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Blaine hosts annual Wings Over Water Northwest Birding Festival

The festival comes soaring back for its 21st year for a weekend of bird watching

A group of attendees on a guided birding field trip at Wings Over Water Northwest Birding Festival in March of 2022 in Blaine, Wash. Visit this year's festival to experience birding in the Pacific Northwest. // Photo courtesy of Debbie Harger

The 21st annual Wings Over Water Birding Festival is set to captivate bird enthusiasts and nature lovers in Blaine from March 15 to 17. This three-day annual festival brings together bird watchers, conservationists and experts to celebrate the diverse bird life in the Pacific Northwest.

Debbie Harger, festival coordinator and founder, traced its roots back to 2003. The festival originally started because of the critical habitat of the brant bird, a little goose feeding on eelgrass during its migratory journey from Alaska to Baja California. 

Harger expressed that the unique habitat in Blaine became the inspiration for the Washington Brant Festival, which eventually evolved into the Wings Over Water Northwest Birding Festival.

“We are able to host this festival because Blaine is on two different levels. We are on the great Washington State Birding Trail, and we are at the key position of the Cascade Birding Loop,” Harger said.

The festival takes advantage of Blaine’s strategic location along the Pacific Flyway, a route for birds’ migration south. Harger said there are around 200 species of birds in the area, and while participants might not see all of them during the festival in March, it’s an excellent opportunity to witness a large number of them.

Over the course of the three days, there will be a variety of activities for bird enthusiasts. On the first day, guided trips will take about 40 participants to Canada’s Reifel Bird Sanctuary, a significant bird reserve just north of the border. 

Other local field trips and unique experiences like forest bathing are also on the agenda. Holly Merker, a keynote speaker and expert in mindful birding, will share insights into the therapeutic benefits of birdwatching. Gregory Green, a biology instructor at Western Washington University and wildlife photographer, is also set to be a speaker at the festival this year.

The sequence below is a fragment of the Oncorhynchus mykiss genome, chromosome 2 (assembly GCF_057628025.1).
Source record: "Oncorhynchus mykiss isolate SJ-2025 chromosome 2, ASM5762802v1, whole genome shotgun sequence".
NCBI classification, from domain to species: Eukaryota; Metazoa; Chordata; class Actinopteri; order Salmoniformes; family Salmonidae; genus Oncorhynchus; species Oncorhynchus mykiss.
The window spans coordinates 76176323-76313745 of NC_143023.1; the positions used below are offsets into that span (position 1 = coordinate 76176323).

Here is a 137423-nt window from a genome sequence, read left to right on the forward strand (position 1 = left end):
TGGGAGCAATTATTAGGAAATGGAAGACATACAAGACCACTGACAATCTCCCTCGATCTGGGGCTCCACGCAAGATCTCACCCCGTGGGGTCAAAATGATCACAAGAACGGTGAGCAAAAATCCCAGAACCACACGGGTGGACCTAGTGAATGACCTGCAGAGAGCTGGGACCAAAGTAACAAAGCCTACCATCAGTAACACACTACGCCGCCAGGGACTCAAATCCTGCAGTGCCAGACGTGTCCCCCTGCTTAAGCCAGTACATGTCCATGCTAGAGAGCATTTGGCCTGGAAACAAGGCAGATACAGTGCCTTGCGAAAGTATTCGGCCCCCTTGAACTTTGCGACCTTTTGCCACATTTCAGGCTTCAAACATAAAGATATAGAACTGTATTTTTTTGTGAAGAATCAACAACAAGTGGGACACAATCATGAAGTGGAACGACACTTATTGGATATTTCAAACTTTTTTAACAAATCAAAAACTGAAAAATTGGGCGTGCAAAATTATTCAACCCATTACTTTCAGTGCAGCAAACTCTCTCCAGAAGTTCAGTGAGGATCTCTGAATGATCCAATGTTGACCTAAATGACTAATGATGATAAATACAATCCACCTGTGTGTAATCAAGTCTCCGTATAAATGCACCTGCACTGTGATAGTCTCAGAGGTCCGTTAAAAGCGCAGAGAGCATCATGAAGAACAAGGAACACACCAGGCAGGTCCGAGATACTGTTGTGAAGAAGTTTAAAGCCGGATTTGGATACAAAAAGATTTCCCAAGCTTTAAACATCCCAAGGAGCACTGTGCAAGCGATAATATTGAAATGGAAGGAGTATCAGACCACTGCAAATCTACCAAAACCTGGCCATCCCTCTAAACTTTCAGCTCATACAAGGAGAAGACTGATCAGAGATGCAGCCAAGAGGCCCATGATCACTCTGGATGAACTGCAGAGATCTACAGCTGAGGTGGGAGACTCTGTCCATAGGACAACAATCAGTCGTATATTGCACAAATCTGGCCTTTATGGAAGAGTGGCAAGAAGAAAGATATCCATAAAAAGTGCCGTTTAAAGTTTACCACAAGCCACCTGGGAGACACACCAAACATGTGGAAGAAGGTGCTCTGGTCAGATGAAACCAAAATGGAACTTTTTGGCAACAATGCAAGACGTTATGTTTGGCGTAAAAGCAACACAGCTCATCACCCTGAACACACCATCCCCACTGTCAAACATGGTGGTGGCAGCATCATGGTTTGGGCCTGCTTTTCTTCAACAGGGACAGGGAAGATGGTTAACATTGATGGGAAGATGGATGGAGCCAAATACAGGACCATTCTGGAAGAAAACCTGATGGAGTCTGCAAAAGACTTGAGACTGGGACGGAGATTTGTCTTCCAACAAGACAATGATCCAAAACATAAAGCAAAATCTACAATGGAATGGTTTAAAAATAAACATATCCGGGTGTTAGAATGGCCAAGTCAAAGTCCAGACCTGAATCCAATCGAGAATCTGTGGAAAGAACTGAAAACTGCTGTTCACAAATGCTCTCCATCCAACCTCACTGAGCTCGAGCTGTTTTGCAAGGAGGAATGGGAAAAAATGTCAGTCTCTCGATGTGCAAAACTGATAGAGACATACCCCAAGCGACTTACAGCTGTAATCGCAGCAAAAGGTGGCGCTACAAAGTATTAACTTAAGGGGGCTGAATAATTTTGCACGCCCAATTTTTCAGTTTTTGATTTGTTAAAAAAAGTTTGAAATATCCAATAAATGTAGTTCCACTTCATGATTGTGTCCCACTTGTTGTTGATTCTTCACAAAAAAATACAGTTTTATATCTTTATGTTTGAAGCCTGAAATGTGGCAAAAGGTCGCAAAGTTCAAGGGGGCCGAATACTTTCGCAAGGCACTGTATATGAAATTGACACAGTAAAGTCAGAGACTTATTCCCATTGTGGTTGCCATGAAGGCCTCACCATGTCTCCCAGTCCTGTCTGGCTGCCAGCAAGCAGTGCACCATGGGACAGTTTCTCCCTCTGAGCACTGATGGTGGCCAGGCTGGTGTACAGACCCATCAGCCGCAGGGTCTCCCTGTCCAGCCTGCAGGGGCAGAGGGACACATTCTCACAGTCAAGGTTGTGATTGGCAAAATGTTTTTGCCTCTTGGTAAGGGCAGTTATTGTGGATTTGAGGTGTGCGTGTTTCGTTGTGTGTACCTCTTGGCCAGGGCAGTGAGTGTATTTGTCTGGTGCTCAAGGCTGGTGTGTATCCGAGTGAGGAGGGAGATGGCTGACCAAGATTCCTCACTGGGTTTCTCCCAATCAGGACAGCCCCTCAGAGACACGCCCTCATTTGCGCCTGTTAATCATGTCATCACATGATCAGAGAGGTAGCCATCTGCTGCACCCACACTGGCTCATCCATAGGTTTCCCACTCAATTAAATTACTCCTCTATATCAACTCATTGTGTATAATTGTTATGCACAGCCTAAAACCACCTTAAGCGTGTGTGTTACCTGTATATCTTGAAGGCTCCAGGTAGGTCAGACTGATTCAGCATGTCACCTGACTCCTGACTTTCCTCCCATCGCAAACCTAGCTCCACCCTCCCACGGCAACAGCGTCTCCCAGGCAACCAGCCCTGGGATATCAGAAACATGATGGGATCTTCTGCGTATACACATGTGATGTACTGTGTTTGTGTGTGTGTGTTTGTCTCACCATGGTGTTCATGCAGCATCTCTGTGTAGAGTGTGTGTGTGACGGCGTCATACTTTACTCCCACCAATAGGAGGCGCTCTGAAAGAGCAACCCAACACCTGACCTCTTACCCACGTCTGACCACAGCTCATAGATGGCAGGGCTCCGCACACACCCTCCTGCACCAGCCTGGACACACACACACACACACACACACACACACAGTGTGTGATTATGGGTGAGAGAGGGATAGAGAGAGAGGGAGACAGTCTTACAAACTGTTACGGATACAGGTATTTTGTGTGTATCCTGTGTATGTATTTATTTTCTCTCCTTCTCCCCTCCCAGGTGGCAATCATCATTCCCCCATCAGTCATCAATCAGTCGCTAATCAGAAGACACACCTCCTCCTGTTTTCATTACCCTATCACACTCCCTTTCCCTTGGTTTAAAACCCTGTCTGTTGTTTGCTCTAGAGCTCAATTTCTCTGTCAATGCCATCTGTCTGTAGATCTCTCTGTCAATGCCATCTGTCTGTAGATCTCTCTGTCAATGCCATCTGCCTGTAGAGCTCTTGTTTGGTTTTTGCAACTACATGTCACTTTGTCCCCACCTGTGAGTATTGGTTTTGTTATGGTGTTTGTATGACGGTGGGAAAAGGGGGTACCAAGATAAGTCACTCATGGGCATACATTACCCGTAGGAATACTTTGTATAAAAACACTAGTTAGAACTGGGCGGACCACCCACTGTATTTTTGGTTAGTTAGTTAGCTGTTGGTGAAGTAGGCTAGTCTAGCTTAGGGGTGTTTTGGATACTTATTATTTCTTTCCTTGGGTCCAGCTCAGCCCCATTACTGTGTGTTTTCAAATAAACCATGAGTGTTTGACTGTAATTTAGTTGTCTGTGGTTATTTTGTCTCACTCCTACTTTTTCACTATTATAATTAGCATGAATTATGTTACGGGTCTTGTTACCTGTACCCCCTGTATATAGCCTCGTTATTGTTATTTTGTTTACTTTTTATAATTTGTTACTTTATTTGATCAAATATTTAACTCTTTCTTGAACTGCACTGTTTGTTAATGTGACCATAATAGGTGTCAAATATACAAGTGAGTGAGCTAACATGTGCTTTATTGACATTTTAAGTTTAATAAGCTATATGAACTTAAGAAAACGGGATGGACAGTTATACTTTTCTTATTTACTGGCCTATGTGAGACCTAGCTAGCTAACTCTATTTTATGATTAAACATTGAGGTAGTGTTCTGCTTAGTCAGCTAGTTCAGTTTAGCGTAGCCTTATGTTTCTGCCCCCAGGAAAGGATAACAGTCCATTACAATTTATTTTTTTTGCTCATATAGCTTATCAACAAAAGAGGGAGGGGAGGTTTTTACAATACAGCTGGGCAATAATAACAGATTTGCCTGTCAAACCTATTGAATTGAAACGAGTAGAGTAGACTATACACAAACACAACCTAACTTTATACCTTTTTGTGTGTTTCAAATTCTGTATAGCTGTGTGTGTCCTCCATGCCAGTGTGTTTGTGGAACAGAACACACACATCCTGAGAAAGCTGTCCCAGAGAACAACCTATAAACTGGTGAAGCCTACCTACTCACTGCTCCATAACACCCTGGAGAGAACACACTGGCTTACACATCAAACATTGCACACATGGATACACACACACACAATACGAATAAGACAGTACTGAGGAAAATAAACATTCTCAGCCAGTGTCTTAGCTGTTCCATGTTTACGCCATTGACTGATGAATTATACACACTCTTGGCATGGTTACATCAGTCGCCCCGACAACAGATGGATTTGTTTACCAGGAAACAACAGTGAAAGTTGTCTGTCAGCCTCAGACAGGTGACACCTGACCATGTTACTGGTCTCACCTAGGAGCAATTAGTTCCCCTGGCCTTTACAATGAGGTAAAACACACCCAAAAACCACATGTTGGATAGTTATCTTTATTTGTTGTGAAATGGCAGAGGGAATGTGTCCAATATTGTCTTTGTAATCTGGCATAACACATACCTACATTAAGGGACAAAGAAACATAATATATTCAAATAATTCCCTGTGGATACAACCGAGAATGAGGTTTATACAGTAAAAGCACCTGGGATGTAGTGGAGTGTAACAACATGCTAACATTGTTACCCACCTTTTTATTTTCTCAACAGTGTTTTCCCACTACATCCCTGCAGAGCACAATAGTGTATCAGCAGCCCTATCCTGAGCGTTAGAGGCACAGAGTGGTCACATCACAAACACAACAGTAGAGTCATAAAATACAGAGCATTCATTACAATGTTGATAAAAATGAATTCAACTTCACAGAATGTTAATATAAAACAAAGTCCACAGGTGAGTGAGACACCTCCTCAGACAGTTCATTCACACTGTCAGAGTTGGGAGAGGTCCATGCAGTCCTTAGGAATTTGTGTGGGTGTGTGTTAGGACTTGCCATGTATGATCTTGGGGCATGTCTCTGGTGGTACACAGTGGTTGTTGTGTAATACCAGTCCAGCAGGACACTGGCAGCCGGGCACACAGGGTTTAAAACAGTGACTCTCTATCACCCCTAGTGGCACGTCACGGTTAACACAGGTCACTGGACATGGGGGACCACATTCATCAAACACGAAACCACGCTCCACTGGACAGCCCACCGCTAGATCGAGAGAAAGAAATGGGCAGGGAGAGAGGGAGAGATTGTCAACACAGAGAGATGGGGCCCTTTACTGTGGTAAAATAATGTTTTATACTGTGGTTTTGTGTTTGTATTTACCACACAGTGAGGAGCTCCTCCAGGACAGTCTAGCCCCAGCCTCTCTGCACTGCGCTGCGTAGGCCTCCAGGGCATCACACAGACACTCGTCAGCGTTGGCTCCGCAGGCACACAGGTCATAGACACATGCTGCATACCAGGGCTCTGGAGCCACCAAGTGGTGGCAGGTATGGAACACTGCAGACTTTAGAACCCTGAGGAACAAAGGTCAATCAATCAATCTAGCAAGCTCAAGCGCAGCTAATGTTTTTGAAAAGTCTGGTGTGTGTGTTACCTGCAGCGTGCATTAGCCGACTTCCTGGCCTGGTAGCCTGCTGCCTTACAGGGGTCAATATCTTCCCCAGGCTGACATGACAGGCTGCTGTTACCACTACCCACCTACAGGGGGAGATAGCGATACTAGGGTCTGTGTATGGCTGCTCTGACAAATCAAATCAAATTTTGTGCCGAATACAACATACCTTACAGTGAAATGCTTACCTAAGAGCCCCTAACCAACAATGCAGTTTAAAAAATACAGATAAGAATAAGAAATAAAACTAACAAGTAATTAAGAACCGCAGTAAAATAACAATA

Along with the speakers, there will also be a featured artist, Laurie Potter. Potter will be displaying her paintings that are inspired by the natural world and its inhabitants. 

John Bower, a professor at Western’s Fairhaven College who studied acoustic communication in birds, shared that marine birds that wintered further south from Bellingham are arriving in local waters. Many of these birds are starting to change their breeding colors, which can make it especially fun to see them.

“In the bigger picture, many millions of people watch birds, even if it is only at their bird feeders. With all that interest, birds are an excellent vehicle for teaching people about ecology, evolution and environmental issues,” Bower said.

The Blaine Pavillion hosts the heart of the event on Saturday, March 16, featuring the Birding Expo with arts and crafts vendors, exhibits and presentations throughout the day. Live raptor presentations, offshore birding cruises and birding trips provide immersive experiences for attendees.

One of the festival sponsors, The North Cascades Audubon Society, plays a crucial role in bringing the festival to life. Pam Bloso, a representative from the society, highlighted their commitment to bird conservation.

“We exist to promote the study and conservation of birds, wildlife and their habitat,” Bloso said. “Our volunteers actively participate in field trips, viewing stations and education efforts during the festival to engage the public in bird conservation.”

The festival relies heavily on volunteers and invites individuals to join the festivities and contribute to the bird conservation efforts. Bloso explained that anyone can volunteer – even if people don’t have knowledge on the topic of birds or birding, they will find a place for them.

Join Wings Over Water NorthWest Birding Festival and discover the different types of birds that fly through the Pacific Northwest. The festival is overall free to the public, you can register for specific paid events on the website.

Isabella Vandaveer

Isabella Vandaveer (she/her) is a city life reporter for The Front. She is a junior majoring in visual journalism and newly minoring in film. Outside the newsroom, you can find her skiing at Baker, drawing, or taking a long walk around her neighborhood. You can reach her at 

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